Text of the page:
Jamaican Formula Woman driver, Sara Misir, was named the female Motorsport Athlete of the Year at the RJR/Gleaner Sportsman and Sportswoman awards ceremony for the third straight time. Misir had already dominated the MP3 class in 2022 before taking on the challenge of competing in the MP4 class in the local 2023 season.
Misir overcomes 2023 setback
Misir faced a setback early in 2023 due to a mechanical failure, but still managed to finish the season with an exceptional record, taking first and second place finishes at St Ann’s Dover Raceway during its “Heroes of Speed” even in October. She also clocked the fastest lap of the day with 1.25.84 seconds. In September 2023, she competed in the GT Cup Championships at England’s Donnington Race Track, and with teammate Alana Carter, attained a respectable seventh-place finish in the GT Cup finale at Snetterton in October.
Grateful for the recognition
In accepting her award, Misir said it was” always an honor to represent women in motorsports” in Jamaica and globally. She emphasized that motorsport is a team effort and attributed her success to the work of her team and coach, her father, Rugie Misir. She also stated that despite some of the mechanical challenges she faced she is committed to inspiring the next generation of women to participate in motorsport. “I know that I represent so many women and girls who compete in male-dominated spaces, so that fuels me to keep going,” she added.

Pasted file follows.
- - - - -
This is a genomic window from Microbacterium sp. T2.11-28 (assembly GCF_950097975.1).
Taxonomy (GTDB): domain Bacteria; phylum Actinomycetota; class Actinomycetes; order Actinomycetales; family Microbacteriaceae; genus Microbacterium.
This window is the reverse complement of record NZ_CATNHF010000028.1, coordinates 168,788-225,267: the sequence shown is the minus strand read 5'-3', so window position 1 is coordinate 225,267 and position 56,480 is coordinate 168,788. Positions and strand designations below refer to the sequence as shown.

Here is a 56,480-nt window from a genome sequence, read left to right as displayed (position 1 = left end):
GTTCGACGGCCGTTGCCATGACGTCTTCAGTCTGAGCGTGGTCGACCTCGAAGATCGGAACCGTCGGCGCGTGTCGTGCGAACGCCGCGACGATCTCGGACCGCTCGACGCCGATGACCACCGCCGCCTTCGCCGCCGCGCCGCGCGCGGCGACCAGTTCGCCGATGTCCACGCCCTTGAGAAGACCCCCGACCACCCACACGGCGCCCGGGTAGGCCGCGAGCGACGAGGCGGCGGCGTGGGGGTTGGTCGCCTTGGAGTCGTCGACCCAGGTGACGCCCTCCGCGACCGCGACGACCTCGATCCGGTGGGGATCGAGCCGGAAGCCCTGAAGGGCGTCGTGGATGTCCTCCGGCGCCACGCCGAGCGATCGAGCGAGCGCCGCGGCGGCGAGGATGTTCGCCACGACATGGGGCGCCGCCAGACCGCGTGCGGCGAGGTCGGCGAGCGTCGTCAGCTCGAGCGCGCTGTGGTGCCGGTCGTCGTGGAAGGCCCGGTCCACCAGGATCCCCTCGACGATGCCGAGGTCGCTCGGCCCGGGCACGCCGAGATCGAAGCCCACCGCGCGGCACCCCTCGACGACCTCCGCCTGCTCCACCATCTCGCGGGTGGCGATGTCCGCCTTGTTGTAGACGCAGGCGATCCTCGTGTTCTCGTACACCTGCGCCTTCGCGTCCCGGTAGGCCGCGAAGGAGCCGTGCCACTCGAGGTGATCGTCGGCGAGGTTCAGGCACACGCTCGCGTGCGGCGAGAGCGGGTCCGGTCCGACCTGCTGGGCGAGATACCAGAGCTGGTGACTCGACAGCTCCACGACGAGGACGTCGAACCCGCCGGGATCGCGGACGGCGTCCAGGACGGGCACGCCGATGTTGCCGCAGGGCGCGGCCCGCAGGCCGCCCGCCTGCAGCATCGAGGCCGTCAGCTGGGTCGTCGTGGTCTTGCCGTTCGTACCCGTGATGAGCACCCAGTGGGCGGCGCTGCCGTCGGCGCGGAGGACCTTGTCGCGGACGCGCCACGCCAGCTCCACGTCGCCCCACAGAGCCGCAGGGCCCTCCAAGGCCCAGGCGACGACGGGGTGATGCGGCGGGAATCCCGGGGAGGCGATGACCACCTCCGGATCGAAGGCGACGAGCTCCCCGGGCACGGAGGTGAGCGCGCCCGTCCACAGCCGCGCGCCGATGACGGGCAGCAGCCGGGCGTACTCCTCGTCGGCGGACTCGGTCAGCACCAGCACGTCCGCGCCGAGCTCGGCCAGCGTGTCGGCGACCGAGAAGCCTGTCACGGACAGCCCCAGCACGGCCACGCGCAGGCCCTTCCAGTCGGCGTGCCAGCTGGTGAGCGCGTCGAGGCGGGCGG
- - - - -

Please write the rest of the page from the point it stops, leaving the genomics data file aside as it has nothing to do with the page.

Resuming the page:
Early life challenges
Sara Misir was born at Nuttall Hospital in St. Andrew, Jamaica, in 1998. Initially, Misir wanted to be an equestrian, starting at age four. She dreamed of going to the Olympics and at 16, she was a competitive junior equestrian in training. Then in a tragic accident, she was kicked in the face by a horse, broke her skull, and dislocated her jaw while she was preparing for the Pan American Games. She returned to equestrian sports after a months-long recovery period only to break her shoulder the same year when a horse threw her.
A door opened in motorsport
Misir’s father introduced her to motorsport racing, hoping to give her some relief from the equestrian environment. He had a long history in motorsports and introduced her go-karting. He said it was “competitive and high adrenaline – you will love it.” He was right, she said, adding that she fell in love with the sport right away. She had a lot to catch up with as her motorsport competitors were years ahead of her in training, but she said she had a good support network that encouraged her during the times she wanted to quit. She credits “that village around me” with her status as a star race driver today.
Photo – Sara Misir